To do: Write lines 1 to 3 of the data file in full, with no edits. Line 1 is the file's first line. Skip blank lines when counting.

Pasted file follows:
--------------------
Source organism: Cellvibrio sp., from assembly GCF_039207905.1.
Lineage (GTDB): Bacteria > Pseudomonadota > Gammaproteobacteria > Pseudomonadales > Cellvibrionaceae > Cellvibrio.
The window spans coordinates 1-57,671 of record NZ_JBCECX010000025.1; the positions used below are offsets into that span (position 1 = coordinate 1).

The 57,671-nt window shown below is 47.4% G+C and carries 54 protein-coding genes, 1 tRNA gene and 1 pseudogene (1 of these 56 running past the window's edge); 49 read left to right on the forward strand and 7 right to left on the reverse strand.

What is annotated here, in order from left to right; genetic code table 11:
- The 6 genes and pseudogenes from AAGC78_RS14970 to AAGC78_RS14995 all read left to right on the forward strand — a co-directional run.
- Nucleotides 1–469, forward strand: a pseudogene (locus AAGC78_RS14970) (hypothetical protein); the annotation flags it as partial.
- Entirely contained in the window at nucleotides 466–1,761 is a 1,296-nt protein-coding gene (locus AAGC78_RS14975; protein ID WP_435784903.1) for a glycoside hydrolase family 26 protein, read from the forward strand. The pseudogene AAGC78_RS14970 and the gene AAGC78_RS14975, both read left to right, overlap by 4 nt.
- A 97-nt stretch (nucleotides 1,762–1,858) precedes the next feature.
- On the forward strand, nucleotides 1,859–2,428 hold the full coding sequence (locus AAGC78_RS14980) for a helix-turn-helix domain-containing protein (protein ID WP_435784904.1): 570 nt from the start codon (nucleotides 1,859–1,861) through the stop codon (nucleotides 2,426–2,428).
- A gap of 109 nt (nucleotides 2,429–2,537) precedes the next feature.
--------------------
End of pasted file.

Source organism: Cellvibrio sp., from assembly GCF_039207905.1.
Lineage (GTDB): Bacteria > Pseudomonadota > Gammaproteobacteria > Pseudomonadales > Cellvibrionaceae > Cellvibrio.
The window spans coordinates 1-57,671 of record NZ_JBCECX010000025.1; the positions used below are offsets into that span (position 1 = coordinate 1).